There is something that escapes me and makes it hard for me to comprehend the rationale of the model. Suppose the Hubble radius is R= 10.95 Gly, and a quasar is at 0.38R: 10.95*.3847 = 4.213 Gly S .....T (Gy) .....R (Gly) Dnow (Gly) Dthen (Gly) DHor (Gly) Vnow (c) Vthen (c) 1.500.8.6029 10.9492 6.320 ......4.213.......... 15.204 0.44 0.38 If expansion is isotropic and omogeneous, after any time the ratio between any to points must remain the same. So if : R becomes R_{t} =14.4 R*1.315, shouldn't D_{t} be D*1.315 =4.213*1.315=5.54? why is it 6.32 This discrepancy becomes greater and greater with distance. Why so?
The ratio of the proper distances to any two galaxies that move with the Hubble flow is constant in time. The Hubble radius, as a function of time, does not follow the worldline of a galaxy that moves with the Hubble flow. Consequently, the ratio of the Hubble radius to the proper distance of a particular galaxy changes with time.
I know that this is pretty unrelated to the question, but one time, my professor told me that the redshift can be large enough that we can't observe objects with visible light anymore. For example, a object could be moving away so fast that the wavelength would be low enough to only be able to be observed with infrared sensors. Meaning we wouldn't see anything with telescopes that used visible light. I thought it was pretty cool! Now back on track!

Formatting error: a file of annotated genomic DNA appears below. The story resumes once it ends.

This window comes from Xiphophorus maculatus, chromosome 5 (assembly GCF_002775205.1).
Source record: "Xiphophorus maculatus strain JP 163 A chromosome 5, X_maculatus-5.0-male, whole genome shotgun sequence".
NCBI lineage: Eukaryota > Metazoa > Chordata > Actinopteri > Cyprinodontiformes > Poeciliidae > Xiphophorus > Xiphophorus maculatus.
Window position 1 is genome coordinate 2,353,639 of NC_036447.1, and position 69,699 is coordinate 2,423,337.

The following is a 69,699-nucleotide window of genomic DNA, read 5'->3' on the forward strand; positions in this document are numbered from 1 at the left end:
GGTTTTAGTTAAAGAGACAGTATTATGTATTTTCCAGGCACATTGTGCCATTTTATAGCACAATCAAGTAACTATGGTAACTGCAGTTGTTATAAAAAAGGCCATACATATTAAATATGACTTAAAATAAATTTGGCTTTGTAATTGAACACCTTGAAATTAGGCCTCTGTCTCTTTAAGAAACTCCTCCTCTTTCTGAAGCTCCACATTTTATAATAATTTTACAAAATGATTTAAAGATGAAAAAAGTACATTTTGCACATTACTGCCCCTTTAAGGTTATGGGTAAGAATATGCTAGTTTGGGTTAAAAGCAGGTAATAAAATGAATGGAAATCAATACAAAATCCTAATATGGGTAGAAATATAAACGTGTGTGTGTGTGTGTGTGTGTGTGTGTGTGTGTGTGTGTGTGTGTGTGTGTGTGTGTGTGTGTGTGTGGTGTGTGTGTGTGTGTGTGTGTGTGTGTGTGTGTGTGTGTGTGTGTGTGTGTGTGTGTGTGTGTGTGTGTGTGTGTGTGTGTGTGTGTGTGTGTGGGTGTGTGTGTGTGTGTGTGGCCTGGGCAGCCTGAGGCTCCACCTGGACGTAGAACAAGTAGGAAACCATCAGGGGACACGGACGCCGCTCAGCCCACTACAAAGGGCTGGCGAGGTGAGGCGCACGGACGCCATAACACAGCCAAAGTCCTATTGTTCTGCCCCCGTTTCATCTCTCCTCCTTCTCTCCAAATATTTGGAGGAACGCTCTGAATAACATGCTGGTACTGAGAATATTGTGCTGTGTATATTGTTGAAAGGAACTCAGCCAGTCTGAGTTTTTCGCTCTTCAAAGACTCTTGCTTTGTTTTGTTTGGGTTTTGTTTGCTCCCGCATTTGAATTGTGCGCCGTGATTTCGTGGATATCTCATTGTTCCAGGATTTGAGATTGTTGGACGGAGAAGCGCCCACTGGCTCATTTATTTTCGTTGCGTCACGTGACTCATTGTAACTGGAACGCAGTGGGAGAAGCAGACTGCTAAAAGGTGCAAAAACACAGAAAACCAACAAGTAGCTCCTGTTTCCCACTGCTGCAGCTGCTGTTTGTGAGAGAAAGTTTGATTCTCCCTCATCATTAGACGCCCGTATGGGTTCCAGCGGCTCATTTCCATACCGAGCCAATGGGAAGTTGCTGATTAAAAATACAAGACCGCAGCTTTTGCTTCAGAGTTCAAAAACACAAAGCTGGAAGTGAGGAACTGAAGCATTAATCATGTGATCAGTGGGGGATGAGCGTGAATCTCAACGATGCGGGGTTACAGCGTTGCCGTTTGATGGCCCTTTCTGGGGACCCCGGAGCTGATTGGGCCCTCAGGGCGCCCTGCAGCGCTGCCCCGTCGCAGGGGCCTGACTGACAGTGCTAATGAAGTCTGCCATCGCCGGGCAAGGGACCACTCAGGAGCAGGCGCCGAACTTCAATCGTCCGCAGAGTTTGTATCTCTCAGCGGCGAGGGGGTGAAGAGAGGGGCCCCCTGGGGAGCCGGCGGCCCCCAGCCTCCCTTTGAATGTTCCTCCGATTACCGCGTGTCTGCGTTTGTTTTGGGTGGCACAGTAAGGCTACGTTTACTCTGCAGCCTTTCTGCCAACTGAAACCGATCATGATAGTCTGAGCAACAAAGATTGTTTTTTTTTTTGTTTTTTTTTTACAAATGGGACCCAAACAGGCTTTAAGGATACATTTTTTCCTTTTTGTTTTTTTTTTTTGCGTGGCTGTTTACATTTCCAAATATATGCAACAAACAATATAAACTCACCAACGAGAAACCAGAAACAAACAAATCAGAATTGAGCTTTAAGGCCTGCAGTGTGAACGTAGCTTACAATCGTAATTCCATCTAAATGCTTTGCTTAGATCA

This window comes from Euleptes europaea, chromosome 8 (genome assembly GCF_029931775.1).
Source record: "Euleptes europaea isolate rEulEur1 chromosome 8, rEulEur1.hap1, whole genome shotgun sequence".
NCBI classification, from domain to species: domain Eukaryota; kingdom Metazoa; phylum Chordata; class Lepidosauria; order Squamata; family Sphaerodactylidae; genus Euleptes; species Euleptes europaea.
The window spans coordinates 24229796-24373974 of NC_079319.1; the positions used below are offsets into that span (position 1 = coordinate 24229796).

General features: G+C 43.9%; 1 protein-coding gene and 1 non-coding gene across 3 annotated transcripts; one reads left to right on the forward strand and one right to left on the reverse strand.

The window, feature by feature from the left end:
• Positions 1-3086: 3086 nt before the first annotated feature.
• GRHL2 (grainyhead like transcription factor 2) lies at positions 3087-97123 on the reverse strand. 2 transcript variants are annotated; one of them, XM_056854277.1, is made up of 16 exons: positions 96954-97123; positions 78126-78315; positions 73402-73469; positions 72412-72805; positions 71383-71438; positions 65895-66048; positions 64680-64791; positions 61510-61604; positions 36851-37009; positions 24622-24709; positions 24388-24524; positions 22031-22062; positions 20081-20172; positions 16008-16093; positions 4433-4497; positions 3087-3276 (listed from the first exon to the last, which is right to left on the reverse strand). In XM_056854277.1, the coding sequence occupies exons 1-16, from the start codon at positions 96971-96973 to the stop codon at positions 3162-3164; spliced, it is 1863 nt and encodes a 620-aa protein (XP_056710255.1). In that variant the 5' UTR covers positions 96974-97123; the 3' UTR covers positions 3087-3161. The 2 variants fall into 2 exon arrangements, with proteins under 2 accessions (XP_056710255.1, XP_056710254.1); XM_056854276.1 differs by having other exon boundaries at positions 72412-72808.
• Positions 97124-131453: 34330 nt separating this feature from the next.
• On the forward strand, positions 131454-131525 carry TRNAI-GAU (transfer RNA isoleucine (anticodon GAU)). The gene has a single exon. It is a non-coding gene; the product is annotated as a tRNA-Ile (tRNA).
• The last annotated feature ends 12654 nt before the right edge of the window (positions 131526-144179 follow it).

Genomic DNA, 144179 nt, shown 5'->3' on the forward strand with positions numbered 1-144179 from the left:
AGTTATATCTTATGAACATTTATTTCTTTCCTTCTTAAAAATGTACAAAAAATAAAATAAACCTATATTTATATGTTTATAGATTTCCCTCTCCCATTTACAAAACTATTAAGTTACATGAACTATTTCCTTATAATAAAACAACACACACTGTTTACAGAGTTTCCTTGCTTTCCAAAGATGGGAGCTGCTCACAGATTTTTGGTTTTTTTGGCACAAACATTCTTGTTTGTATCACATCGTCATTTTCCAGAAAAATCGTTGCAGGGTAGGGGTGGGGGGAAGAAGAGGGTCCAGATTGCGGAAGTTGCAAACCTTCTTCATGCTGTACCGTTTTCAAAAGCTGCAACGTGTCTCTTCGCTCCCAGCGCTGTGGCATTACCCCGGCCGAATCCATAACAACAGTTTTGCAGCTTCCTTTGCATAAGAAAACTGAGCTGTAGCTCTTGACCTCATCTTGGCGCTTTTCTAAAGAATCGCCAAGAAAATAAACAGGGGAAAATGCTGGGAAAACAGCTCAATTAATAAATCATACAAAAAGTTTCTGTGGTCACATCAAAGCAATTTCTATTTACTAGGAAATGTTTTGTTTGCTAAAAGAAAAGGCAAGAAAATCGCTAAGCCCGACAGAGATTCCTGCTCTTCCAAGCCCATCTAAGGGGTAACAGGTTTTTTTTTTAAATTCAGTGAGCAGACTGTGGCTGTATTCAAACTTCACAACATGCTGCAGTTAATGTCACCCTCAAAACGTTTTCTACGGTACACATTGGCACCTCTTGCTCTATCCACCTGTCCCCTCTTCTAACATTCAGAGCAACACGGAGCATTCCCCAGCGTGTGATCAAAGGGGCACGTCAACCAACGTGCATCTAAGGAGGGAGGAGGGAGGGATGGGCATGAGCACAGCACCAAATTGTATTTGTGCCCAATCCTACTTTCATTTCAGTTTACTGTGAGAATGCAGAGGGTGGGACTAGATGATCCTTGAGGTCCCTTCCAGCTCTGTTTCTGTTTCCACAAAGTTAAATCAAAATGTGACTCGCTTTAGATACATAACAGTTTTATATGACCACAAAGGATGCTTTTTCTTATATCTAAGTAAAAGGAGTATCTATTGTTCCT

Thanks, George, I is this is of the non-uniform expansion/recession speed over time?. is there a formula that gives you c/H_{t}? do you happen to know the expansion speed H at every moment from the BB? I have noticed that the ratio R_{t}/cT_{t} is almost stable ≈1.5-1.4 from the beginning of the table at T = .0004 Gy, down to z=1.15 T = 5.27 Gy, that is for near half the age of the universe, and then it drops rapidly. Why so?
- because the are the oldest, marcus? are they the most massive, too? .. whatever the reason: if most galaxies are concentrated beyond the Hubble radius, how can the total mass be uniformly distributed over the universe? its volume is only 26 times greater than the Hubble volume as to V_{then } I had done a lot of calc to try to figure out by myself , but the figures are too approximate: I tried on the very first line (S=1090) and .042/.0006 gave 70 vs. 66.18 Thanks a lot for your patience, marcus